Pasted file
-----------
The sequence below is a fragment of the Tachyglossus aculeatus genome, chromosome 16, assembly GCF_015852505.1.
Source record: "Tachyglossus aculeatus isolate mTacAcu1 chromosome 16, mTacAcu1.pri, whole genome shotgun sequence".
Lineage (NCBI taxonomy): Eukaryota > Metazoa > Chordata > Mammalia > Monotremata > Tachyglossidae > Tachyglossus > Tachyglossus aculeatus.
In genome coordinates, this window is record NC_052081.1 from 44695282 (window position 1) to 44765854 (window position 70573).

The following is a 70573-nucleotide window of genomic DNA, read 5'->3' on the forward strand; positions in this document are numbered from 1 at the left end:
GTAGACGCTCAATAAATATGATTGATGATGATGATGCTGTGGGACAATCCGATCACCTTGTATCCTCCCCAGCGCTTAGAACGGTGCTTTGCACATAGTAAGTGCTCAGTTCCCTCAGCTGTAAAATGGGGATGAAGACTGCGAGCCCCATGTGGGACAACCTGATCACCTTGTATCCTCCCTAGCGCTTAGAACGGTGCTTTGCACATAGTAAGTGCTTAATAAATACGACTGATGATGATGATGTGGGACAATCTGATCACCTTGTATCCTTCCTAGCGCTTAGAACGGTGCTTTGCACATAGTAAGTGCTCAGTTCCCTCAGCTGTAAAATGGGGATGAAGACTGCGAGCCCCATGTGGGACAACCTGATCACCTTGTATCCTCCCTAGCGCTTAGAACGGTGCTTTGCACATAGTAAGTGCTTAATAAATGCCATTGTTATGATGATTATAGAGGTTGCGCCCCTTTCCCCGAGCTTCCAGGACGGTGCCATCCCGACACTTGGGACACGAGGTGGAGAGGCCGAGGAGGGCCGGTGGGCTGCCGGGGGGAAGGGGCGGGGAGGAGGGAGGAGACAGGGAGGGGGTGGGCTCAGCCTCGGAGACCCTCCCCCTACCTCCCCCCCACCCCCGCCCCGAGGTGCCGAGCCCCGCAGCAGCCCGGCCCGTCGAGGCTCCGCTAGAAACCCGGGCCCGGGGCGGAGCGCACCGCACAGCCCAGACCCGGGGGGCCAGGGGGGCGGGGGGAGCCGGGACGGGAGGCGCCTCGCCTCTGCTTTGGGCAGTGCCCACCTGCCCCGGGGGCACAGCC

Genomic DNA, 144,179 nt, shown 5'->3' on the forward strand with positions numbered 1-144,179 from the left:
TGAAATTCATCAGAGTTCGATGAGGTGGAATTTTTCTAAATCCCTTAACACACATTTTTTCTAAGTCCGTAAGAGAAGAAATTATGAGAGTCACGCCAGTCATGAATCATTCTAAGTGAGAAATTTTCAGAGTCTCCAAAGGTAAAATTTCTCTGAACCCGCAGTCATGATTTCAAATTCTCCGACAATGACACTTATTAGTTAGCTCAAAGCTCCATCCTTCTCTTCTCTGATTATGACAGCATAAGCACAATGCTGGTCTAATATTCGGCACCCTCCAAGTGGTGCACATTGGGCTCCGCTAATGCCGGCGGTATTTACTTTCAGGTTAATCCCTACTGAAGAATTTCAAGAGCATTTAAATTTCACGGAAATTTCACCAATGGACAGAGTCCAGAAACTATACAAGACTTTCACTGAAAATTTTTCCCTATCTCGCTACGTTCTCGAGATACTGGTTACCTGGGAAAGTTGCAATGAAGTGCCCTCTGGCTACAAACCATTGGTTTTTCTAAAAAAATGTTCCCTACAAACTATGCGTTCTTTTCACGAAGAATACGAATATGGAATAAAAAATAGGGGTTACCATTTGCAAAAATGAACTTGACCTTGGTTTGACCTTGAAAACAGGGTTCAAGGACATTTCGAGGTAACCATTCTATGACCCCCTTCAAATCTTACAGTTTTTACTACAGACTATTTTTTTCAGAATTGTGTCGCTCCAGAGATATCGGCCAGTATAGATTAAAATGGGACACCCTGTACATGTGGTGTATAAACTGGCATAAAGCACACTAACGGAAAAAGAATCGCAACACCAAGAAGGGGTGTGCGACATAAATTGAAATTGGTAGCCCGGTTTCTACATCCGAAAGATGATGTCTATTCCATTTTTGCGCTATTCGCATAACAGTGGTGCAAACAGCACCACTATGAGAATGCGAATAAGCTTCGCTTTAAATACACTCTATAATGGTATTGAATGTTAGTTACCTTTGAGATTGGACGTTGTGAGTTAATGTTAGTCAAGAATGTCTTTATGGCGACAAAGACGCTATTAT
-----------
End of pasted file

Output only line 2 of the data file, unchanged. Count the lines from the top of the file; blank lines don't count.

Source record: "Tachyglossus aculeatus isolate mTacAcu1 chromosome 16, mTacAcu1.pri, whole genome shotgun sequence".